It was a summer morning sometime between sixth and seventh grade. I woke up and heard an adult voice in the kitchen. It was not my Dad. The voice was familiar, but I could not place it. I threw on some clothes and made my way down the stairs to the kitchen only to find my fifth-grade teacher, Mr. Fischer, sitting at the table with my Mom. The table was filled with opened boxes of cereal, a carton of milk, half-eaten bowls of Rice Krispies , and crumbs from pieces of toast. Clearly my brothers had already passed through for breakfast. My Mom was trying to calm my newly born sister and at the same time carry on a civil conversation with Mr. Fischer. He was dressed in a suit and tie with a briefcase full of brochures. I was somewhat embarrassed as I greeted my former teacher. It was obvious that I had just rolled out of bed. I was also a bit irritated that my school world and summer world had collided in the family kitchen.
As it turns out, Mr. Fischer was selling World Book encyclopedias and seemed to be a making a rather compelling sales pitch. Later my Mom would say that she only bought the encyclopedias to get Mr. Fischer out of the house, but I knew that that was not the whole story. Though we were a working-class family, my mother was always concerned about the intellectual growth of her kids (although she would not have put it that way).
My brothers and I devoured our World Book encyclopedias. We would not only use them for school reports and papers, but we often read them for fun. To this day, more than thirty volumes, with their brown and black covers, still sit on my parent’s bookshelf.
I thought about my Mom and the World Book encyclopedia today when I read W.A. Pannapacker’s essay “Confessions of Middlebrow Professor.” Though he was also raised in a working-class home, Pannapaker’s upbringing seemed to be a lot more cultured mine. But I can relate to his parents’ concern that he have access to great ideas. In his case, it was a 54 volume set of the “Great Books of the Western World.” Pannapacker reminds us that the Great Books series, edited by Mortimer Adler and Robert Maynard Hutchins, were popular among the post-World War II rising middle class. They served as “expressions of hope for many people who had historically not had access to higher education.” I can’t help but think, at some level, this may have been what my mother had in mind when she bought us our World Books. Both the Great Books collection and the World Book encyclopedia were visible signs–on the bookshelf for all to see– of social mobility.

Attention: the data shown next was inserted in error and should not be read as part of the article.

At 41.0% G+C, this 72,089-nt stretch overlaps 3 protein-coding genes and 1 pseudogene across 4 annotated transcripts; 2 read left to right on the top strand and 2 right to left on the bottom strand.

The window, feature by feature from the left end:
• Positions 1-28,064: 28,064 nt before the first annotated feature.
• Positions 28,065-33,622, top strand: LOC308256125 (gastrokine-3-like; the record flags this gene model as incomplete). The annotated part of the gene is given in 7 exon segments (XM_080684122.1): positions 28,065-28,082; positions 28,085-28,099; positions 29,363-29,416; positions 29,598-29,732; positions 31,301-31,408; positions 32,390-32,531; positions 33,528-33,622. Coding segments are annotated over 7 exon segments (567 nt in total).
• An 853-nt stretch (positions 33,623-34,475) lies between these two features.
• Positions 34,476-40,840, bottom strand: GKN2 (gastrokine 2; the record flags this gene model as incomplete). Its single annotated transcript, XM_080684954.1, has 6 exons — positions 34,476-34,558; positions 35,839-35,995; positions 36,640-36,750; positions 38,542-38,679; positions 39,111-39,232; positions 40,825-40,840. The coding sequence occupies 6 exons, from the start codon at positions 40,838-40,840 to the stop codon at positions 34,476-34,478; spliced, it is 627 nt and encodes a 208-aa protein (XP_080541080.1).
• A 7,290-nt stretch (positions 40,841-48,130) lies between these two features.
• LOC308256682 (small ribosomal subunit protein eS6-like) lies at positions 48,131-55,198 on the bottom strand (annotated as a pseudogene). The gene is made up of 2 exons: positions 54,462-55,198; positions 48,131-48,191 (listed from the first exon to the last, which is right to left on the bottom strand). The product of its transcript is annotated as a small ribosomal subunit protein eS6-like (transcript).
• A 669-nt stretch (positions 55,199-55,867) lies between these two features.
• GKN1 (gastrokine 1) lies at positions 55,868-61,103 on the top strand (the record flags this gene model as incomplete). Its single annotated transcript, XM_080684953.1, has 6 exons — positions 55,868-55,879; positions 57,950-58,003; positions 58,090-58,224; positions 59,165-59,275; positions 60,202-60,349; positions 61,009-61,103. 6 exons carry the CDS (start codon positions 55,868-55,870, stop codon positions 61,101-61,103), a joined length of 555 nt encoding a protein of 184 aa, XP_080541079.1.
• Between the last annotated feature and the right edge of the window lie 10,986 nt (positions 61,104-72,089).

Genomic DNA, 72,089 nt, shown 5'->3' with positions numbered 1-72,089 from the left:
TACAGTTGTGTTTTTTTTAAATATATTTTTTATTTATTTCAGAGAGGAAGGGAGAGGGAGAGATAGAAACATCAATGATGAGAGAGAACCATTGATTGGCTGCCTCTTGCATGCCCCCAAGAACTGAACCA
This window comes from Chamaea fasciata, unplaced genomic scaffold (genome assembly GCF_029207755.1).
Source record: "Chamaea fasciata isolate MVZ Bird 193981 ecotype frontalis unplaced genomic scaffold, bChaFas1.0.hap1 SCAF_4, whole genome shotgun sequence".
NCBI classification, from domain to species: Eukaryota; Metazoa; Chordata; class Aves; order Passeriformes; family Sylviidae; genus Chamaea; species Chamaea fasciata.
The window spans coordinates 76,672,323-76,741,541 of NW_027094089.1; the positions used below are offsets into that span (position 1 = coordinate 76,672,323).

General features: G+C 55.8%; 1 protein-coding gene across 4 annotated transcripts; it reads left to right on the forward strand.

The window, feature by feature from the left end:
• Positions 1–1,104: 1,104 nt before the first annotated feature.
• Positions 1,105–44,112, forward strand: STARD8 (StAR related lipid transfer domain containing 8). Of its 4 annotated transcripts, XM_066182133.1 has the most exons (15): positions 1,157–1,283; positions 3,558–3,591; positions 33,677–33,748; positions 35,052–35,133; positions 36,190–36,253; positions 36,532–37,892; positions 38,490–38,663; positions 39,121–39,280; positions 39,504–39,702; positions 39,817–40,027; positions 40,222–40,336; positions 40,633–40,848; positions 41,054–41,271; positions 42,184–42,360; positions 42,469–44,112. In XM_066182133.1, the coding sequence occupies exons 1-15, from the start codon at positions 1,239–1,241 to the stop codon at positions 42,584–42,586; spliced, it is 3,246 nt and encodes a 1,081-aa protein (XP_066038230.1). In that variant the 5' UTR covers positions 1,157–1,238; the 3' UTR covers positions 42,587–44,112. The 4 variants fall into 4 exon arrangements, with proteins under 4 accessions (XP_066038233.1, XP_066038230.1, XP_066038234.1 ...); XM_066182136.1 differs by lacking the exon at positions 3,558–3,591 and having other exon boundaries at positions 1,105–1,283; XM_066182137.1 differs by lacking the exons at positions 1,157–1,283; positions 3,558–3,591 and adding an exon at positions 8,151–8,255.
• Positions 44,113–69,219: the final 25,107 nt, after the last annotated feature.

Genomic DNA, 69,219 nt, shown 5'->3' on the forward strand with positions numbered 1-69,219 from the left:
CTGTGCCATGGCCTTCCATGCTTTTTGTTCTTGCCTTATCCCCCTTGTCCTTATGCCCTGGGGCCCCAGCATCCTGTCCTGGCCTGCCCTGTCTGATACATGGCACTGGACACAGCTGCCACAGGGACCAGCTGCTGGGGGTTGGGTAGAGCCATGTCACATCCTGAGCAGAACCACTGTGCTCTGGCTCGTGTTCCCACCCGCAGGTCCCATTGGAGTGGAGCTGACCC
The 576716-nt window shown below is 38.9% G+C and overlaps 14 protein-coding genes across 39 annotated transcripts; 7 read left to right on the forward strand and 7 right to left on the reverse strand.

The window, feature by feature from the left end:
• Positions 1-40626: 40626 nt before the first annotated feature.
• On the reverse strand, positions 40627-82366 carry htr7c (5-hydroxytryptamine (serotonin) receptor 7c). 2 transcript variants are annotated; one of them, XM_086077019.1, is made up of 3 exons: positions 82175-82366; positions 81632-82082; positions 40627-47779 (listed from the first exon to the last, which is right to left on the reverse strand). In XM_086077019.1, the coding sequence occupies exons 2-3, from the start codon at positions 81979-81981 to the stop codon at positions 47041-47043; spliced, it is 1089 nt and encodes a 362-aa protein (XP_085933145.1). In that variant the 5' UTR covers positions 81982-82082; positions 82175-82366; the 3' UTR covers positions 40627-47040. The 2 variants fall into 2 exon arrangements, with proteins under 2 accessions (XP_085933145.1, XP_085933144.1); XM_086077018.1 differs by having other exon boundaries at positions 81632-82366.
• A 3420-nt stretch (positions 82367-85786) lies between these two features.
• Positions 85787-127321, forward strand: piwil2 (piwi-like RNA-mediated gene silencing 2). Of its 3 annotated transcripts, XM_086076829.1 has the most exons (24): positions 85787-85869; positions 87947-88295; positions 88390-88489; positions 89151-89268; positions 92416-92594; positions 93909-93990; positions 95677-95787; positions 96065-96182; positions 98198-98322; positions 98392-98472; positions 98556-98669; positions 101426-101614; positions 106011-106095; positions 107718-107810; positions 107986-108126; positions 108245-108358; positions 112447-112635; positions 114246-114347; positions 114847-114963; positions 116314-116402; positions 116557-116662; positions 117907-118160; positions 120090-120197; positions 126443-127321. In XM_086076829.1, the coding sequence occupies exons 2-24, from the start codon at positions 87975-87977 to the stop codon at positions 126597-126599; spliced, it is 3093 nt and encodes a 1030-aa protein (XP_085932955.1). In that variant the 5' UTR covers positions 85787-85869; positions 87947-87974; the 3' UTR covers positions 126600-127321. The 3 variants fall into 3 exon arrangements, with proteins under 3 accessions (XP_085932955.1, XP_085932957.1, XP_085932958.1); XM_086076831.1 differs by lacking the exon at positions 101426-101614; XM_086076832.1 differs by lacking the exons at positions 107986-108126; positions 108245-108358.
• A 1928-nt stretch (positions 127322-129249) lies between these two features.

The Great Books are often criticized for being racist and sexist. This is certainly a legitimate criticism. I am sure a close reading of my parent’s World Book encyclopedia would reveal similar problems. Yet, call me nostalgic or overly conservative, but I agree with Pannapacker that there may still be some worth in recovering parts of the world in which the Great Books were first published. Pannapacker writes (the mention of “Jacoby” is a reference to Susan Jacoby’s book The Age of American Unreason):
The Great Books—along with all those Time-Life series—were often “purchased on the installment plan by parents who had never owned a book but were willing to sacrifice to provide their children with information about the world that had been absent from their own upbringing,” Jacoby writes. They represented an old American belief—now endangered—that “anyone willing to invest time and energy in self-education might better himself.”
What has been lost, according to Jacoby, is a culture of intellectual effort. We are increasingly ignorant, but we do not know enough to be properly ashamed. If we are determined to get on in life, we believe it will not have anything to do with our ability to reference Machiavelli or Adam Smith at the office Christmas party. The rejection of the Great Books signifies a declining belief in the value of anything without a direct practical application, combined with the triumph of a passive entertainment —as anyone who teaches college students can probably affirm.
For all their shortcomings, the Great Books—along with many other varieties of middlebrow culture—reflected a time when the liberal arts commanded more respect. They were thought to have practical value as a remedy for parochialism, bigotry, social isolation, fanaticism, and political and economic exploitation. The Great Books had a narrower conception of “greatness” than we might like today, but their foundational ideals were radically egalitarian and proudly intellectual.
I have read several of the works in the “Great Books” collection, but I have always wanted to read them through in a systematic way. Perhaps someday this will happen. But in the meantime, does anyone have a 54 volume set that want to sell me?